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Teton County Commissioners couldn’t come to a consensus on Friday afternoon while considering stricter guidelines for non-essential construction worksites.

In addition to construction practices during an emergency declaration in light of the COVID-19 pandemic, additional policies including restricting short-term vacation rentals and having visitors quarantine for 14 days after arrival in Teton County was dropped from the county’s agenda on Friday, likely to focus on the construction discussion.

Friday’s meeting was met with frustration and exhaustion as Commission Chair Cindy Riegel has been adamant this last week that Teton County pass a more restrictive self-isolation ordinance locally that would tighten up short-term rentals and provide greater guidance over construction sites. She has repeatedly pointed to current outbreak of COVID-19 in Blaine County, Idaho; a county that has also passed a similar ordinance restricting short-term rentals and non-essential construction.

This week commissioners tasked the county building department to gather information that could be adopted by commissioners addressing construction worksites during the Idaho Governor’s state mandated self-isolation order.

At the Friday meeting, Riegel expressed her disappointment with the Prosecuting Attorney Billie Siddoway for not having readily provided the commission legal council on the policies.

Siddoway pushed back asking why the commissioners directed a county employee to draft a policy such as the one in hand and then fail to post the proposed policy with the Friday agenda. She added that nothing was sent to her for review in a timely manner.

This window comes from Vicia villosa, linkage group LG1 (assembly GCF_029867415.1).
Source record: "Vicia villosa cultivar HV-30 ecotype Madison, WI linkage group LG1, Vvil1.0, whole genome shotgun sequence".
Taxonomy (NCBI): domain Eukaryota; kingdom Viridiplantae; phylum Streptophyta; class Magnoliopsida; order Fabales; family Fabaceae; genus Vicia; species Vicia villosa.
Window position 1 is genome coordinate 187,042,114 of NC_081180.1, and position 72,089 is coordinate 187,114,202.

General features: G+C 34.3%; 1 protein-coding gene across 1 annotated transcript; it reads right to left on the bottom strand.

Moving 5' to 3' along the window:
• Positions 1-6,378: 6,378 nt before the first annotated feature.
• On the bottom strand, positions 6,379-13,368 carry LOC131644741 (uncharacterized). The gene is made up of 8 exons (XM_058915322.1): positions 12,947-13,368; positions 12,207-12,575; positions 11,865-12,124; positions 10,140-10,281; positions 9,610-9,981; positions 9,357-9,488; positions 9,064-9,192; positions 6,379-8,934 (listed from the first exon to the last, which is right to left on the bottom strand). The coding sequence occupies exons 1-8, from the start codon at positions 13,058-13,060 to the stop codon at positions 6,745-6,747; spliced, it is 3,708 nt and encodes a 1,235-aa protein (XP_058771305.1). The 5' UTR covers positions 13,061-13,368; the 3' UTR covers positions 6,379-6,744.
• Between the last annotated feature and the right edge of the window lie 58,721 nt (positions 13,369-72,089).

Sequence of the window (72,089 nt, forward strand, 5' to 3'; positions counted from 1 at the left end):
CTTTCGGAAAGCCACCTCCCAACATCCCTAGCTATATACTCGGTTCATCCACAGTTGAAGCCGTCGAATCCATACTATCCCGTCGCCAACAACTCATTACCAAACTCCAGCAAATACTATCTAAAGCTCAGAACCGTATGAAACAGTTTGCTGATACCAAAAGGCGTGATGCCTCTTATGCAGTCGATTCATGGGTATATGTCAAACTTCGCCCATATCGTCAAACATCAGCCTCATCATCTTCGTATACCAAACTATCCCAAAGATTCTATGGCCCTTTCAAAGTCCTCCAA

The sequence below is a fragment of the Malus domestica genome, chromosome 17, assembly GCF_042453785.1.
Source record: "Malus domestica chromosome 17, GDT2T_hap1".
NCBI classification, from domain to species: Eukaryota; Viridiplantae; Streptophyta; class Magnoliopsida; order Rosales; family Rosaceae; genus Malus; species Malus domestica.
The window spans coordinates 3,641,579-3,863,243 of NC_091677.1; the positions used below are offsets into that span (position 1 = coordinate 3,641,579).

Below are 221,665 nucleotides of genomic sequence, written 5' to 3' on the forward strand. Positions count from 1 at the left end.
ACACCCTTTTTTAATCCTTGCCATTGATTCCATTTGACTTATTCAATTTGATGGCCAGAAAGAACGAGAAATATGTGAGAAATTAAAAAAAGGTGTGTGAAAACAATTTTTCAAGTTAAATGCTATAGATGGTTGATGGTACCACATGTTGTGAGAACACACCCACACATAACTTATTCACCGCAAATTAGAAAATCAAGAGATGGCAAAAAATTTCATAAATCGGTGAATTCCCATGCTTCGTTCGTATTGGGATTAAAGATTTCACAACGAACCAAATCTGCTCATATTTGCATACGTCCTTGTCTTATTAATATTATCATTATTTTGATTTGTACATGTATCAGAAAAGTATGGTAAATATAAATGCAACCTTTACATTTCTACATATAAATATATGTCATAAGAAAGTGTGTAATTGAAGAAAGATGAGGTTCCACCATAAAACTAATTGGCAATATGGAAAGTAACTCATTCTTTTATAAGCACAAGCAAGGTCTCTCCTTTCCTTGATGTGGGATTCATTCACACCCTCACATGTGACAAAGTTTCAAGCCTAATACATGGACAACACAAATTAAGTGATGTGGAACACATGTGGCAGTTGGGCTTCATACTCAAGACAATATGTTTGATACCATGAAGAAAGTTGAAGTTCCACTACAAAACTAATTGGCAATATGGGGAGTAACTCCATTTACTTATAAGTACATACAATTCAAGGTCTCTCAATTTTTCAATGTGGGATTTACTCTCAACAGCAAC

Siddoway asked that the commission first work through the legal hurdles particularly when it came to a policy in which constitutional rights were at play. She added that she did have some issues with the proposed policy that included a contractor’s right to appeal the policy when the county sought to put conditions on a building permit after the fact.

Riegel stressed that because the county was in an emergency declaration, she wanted to work fast and get more protections in place. Commissioner Bob Heneage said he didn’t find the policy unconstitutional and added that the state and the federal government gave local jurisdictions the right to place stricter ordinances in place during the COVID-19 pandemic.

Riegel agreed to revise the policy and Siddoway asked that it be emailed to her by Friday evening so she could review it. Riegel said in a text message to the Teton Valley News that on Monday the additional restrictions to short term rentals will "hopefully" be considered too.

The meeting time was not set as of Friday, April 3 at 5 p.m.


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